Alstead disbands advisory budget committee yet it continues onBy MEGHAN PIERCE
Union Leader Correspondent
April 15. 2018 10:00PM
ALSTEAD — An attempt to resurrect the advisory budget committee as a finance committee was dropped by selectmen Tuesday night.
Selectman Chairman Tim Noonan said the decision not to establish a finance committee was made after selectmen read in a newspaper article that the budget advisory committee had met and members of that committee decided they did not want to be part of the new finance committee proposed by selectmen.
The chairman of the now-disbanded advisory budget committee, M. Chris Hansen, said Thursday that committee members who want to remain active are meeting and deciding what to do next.
“We’re still concerned about the town and having efficient government, and we’re going to continue in various ways to raise our concerns,” Hansen said.
Selectmen disbanded the advisory budget committee on March 20.
Hansen said previous boards were open to the committee’s advice. He said the committee would often examine town spending to see where money could be saved and then bring those suggestions to the board.
One of the first things the committee did when it was created was a way to save money at the town transfer station.
Hansen said current members of the Board of Selectmen raised concerns about the legitimacy of how the advisory budget committee was formed and didn’t want the town moderator appointing and swearing in new committee members.
Noonan said selectmen were willing to establish a finance committee if committee members were interested, but this new committee would be appointed by selectmen and would work under rules created by selectmen, he said.
“They would not accept our terms,” Noonan said. “The meeting before we dissolved the budget committee — and what I did personally as chair — was I presented them with an option that if they wanted to we would reconvene a new committee under our rules and authority.”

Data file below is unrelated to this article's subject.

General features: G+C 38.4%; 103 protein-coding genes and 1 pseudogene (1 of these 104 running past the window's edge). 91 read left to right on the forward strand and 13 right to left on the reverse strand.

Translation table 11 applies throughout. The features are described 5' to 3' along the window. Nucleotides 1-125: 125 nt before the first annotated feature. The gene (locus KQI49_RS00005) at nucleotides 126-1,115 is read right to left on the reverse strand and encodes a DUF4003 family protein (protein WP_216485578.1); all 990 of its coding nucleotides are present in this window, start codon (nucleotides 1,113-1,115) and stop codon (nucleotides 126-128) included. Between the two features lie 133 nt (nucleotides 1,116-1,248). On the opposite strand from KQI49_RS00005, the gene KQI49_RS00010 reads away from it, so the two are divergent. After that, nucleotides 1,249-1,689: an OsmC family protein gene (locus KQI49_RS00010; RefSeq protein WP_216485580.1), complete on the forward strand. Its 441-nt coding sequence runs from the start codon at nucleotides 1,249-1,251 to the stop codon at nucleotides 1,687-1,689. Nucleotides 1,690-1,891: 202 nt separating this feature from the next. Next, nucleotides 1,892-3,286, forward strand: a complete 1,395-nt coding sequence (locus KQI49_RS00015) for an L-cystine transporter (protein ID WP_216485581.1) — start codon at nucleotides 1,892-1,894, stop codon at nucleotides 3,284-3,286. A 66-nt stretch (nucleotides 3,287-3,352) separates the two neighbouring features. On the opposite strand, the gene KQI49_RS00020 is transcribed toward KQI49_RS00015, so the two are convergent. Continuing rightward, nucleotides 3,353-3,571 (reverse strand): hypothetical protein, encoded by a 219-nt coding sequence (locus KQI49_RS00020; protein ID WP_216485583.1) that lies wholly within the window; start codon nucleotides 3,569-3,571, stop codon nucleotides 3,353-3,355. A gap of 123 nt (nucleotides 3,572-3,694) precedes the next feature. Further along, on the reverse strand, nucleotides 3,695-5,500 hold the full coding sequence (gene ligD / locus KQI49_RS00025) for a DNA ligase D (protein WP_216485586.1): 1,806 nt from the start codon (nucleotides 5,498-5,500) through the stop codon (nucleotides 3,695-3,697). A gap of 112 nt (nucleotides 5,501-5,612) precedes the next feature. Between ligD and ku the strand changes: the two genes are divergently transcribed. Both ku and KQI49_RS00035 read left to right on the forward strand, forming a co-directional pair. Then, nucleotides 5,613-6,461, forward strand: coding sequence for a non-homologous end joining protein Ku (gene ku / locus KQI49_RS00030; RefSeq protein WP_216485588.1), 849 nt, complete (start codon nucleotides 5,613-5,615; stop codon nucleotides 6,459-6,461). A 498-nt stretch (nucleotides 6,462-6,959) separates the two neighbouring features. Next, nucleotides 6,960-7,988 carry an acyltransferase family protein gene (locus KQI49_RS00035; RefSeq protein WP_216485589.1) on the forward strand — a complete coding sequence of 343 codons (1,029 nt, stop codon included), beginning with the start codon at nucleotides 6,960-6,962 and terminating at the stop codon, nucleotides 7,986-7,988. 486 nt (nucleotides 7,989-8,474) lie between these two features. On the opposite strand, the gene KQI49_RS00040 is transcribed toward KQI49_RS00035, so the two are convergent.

Advisory budget committees and finance committees are considered the same under state law and are only governed by one paragraph in the RSA’s, Noonan said.
Noonan said the alternate name was chosen to distinguish between the former committee and the new committee. But none of the 12 members of the committee asked to be on the new panel.
The board had created the advisory budget committee three and half years ago, but did not write any bylaws for the group.
“What they did once they were authorized to exist was they wrote their own bylaws,” Noonan said, including that members would be appointed by the town moderator, not selectmen.
“What we wanted to do was ... we wanted to rein them in a little bit,” Noonan said. “They were getting aggressive; they almost got to a point where they became a parallel government.”
Most recently the advisory budget committee took issue with the town advertising for a road agent, writing the selectmen in a letter it should be advertising for a director of public works.
“Not only was it time consuming, but the bickering doesn’t lend itself to a community working together. What you have is two groups running the town. It just doesn’t work,” Noonan said. “They wouldn’t listen to us. Our idea of advisory if we want your advice we will ask for it and their idea of advisory is we’re going to tell you what we’re thinking whether you want us to or not.”